By Rabbi Aron Tendler | Series: | Level:


A.If a person has signed a contract with a client or business partner but has not undergone a formal Kinyan (Halachic acquisition) with them, does his signature Halachically bind him to the agreement as it does legally?

What if there are witnesses that testify that the person who signed the document was not cognizant of what he or she was doing?


  1. A. The signature of a person on a contract or on any other document involved in any form of transaction between two or more parties is considered be an absolutely valid Halachic Kinyan. A person who has signed such a document may not back out of the agreement that he has signed without the express permission of the other party involved.

  2. B. The signature of a person on a document constitutes agreement to all terms mentioned in the document, even if witnesses testify that the signer did not read or understand all of the terms mentioned therein. Therefore, before signing any document a person should carefully examine everything mentioned in it, or ask someone whom he trusts to explain to him what exactly it is that he is signing to.
  3. C. If a person has signed on the bottom of a document, it makes no difference whether he wrote the text of the agreement or someone else did. However, if his signature appears at the top of the document, it is only binding if the remainder of the document is written in his own handwriting.
  4. D. If someone did not sign a document, but merely wrote in his own handwriting “I owe Reuven $100”, this is still binding, even if his name does not appear in the document at all. Therefore, a person can file a claim against a business partner based on written statements such as “I owe the business partnership $100”, or “I owe my partner $100.”

    However, if the writer claims that he had no intention of obligating himself to pay without formally signing it, we go after what accepted practice is in each individual situation. For example, in the situation of business partners, we would usually not accept his claim, since partners generally make binding agreements without formalizing them with signatures. If he can prove that they always require signatures, then a Bais Din would accept such a claim. In other situations, he would usually be believed, since most agreements between non-partners are formalized with signatures. (1)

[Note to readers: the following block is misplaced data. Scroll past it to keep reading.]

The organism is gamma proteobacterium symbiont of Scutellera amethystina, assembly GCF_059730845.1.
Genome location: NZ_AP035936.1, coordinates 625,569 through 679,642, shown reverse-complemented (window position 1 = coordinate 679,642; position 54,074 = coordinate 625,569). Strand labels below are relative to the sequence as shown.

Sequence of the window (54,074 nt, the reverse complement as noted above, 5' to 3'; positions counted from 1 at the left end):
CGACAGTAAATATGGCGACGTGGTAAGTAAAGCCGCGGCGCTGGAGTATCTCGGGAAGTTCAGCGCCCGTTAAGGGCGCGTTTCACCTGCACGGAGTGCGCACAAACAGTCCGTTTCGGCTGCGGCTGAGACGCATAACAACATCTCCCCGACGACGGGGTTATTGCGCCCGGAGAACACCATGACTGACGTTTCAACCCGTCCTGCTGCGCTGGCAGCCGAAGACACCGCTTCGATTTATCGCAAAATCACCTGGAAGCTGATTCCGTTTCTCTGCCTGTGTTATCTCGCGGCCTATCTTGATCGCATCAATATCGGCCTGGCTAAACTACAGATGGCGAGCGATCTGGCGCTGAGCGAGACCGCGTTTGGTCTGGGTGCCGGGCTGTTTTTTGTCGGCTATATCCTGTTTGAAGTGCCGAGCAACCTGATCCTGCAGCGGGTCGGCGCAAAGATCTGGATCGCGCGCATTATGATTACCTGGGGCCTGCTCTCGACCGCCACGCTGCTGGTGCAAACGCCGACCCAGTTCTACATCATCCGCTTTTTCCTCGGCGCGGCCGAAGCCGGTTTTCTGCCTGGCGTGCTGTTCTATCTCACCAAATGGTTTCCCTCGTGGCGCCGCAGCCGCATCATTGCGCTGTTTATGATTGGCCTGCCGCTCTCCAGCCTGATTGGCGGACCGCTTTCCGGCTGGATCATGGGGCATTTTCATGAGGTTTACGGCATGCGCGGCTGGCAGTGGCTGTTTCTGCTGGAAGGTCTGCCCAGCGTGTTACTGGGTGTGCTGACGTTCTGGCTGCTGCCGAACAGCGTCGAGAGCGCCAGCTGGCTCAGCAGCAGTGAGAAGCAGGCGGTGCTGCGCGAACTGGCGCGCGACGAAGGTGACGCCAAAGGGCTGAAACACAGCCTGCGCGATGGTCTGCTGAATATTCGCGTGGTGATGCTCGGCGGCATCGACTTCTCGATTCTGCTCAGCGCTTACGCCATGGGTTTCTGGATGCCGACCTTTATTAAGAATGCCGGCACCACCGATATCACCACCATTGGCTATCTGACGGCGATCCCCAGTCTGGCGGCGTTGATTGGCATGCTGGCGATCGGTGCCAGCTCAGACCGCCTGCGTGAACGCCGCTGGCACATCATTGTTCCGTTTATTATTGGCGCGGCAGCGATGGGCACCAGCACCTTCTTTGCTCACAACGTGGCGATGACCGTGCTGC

(1) The Halachos discussed in Answers A, C, and D are stated explicitly in the Shulchan Oruch (Choshen Mishpat 69:1), in the Shach there (4), and in the Nesivos in Biurim (2).

Answer B is discussed in the Teshuvos HaRashba (Siman 77). The following is a summary of what is stated there:

The Teshuvos HaRashba writes: If a person claims that when he signed he did not know what he was signing, he is not believed for two reasons. A – It is highly improbable that an intelligent person would sign a document without knowing what he was signing. B – Even if witnesses would testify that the document was written in a language that the signer does not understand and no one explained to him the details of the document, his signature would still be binding. Anyone who trusts another person, as this fellow did when he signed, decides to obligate himself to whatever it is that he is signing to, even including the details that he is presently not familiar with. A signature creates a Kinyan Shtar, a contractual acquisition and obligation, from which neither party can back out, as is stated in the Shulchan Oruch (Choshen Mishpat 69:1).